The circular problem of private education: how to fix a broken system

Educational wealth disparity has been an important social issue in Britain since before the school system even existed. Whereas fortunate children had access to private governors or governesses, for example, those less wealthy once spent their time working in harsh factories to support their households. Fortunately, much has changed since the eighteenth century but many of the same structures still exist and continue to provide the wealthy with greater opportunities for both themselves and their children. 

This process means that many of those with the power to change the system often don’t see the need, nor do they generally recognise the best way to do so. See, for example, the cuts to free school meals over the 2020 school holidays. 

A November 2021 report by the Sutton Trust found that 46% of university graduates from private schools received wages within the top 20% by the time they were 30 years old. This number falls to just 22% amongst university graduates who were eligible for Free School Meals. These top earners also tend to be those having the biggest impact on British politics, often boasting influential positions as celebrity personalities, business owners, or policymakers. But if so many of the people in power are from a privileged and protected background, how can they understand the issues faced by those who are so different from them? This is the question that plagues much of British politics, and has quite possibly limited the amount of fiscal change within our society when it comes to class differences and wealth distribution.

In 2015, ITV broadcast an insightful documentary looking to examine why privately educated graduates dominate key positions in the UK’s capitalist power structure, despite making up just 7% of pupils. In an attempt to see how differently students from different backgrounds live, the documentary followed the headteachers and three pupils from the independent Warminster School in Wiltshire and the state-run Bemrose School in Derby. 

I reached out to The Bemrose School’s current head teacher to see what has changed since the documentary. The answer? Not much. The two schools are no longer affiliated with each other, although Bemrose has certainly managed to expand its educational opportunities for its students. It has now incorporated a primary school into its structure and was judged ‘Good’ by Ofsted with outstanding English provision – this is particularly notable since Jo Ward (the headteacher who featured in the documentary) identified a high turnover of English as a second language students as being one of the key challenges faced by Bemrose.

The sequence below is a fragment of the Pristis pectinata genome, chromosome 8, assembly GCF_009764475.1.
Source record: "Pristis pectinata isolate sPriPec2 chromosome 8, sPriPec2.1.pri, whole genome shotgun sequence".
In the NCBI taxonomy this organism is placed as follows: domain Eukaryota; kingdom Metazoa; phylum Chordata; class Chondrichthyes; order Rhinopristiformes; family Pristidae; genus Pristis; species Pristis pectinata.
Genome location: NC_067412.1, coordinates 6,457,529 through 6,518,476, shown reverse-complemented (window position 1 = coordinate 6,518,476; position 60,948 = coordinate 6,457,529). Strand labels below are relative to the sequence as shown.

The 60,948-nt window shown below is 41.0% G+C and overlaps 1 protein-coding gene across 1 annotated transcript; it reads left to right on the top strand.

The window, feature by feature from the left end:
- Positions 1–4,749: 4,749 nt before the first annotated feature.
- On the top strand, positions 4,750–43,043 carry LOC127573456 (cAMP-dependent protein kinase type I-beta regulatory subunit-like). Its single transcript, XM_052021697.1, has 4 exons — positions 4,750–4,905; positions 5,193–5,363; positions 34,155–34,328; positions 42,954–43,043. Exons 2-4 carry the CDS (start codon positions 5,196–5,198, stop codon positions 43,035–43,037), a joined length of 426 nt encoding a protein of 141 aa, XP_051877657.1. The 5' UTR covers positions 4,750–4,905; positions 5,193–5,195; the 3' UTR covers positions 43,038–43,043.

However, current Bemrose executive headteacher, Neil Wilkinson, believes the problems run deeper than the education system itself:

The difference between state and private is more than the school. It is rooted in context and opportunity that divides social mobility and informs the ease or difficulty of the route through life.

Neil Wilkinson, Headteacher at The Bemrose School

So how do we improve social mobility to make life fairer for all? Some believe the answer is to dismantle the current power structures and start afresh. But no system is easily uprooted from its history. Instead, we should look at how wealth can be more equally distributed so that education is not impacted by whether or not your parents can afford a £27,000 tuition fee every year. If all children have access to the same facilities and opportunities, regardless of their social status, we will have a more level playing field that ensures less fortunate children will have the same opportunities as their wealthier peers.

But this change will not happen overnight. Teachers and researchers alike have identified a number of key differences between the two systems, and several ways schools like Warminster and Bemrose can improve opportunities together. But in the years since ITV’s revealing documentary, there has been very little change in the education system. If the UK is going to pave the way for a fairer society, perhaps we need more ambition to dismantle the power structures that currently dominate and damage our education system.

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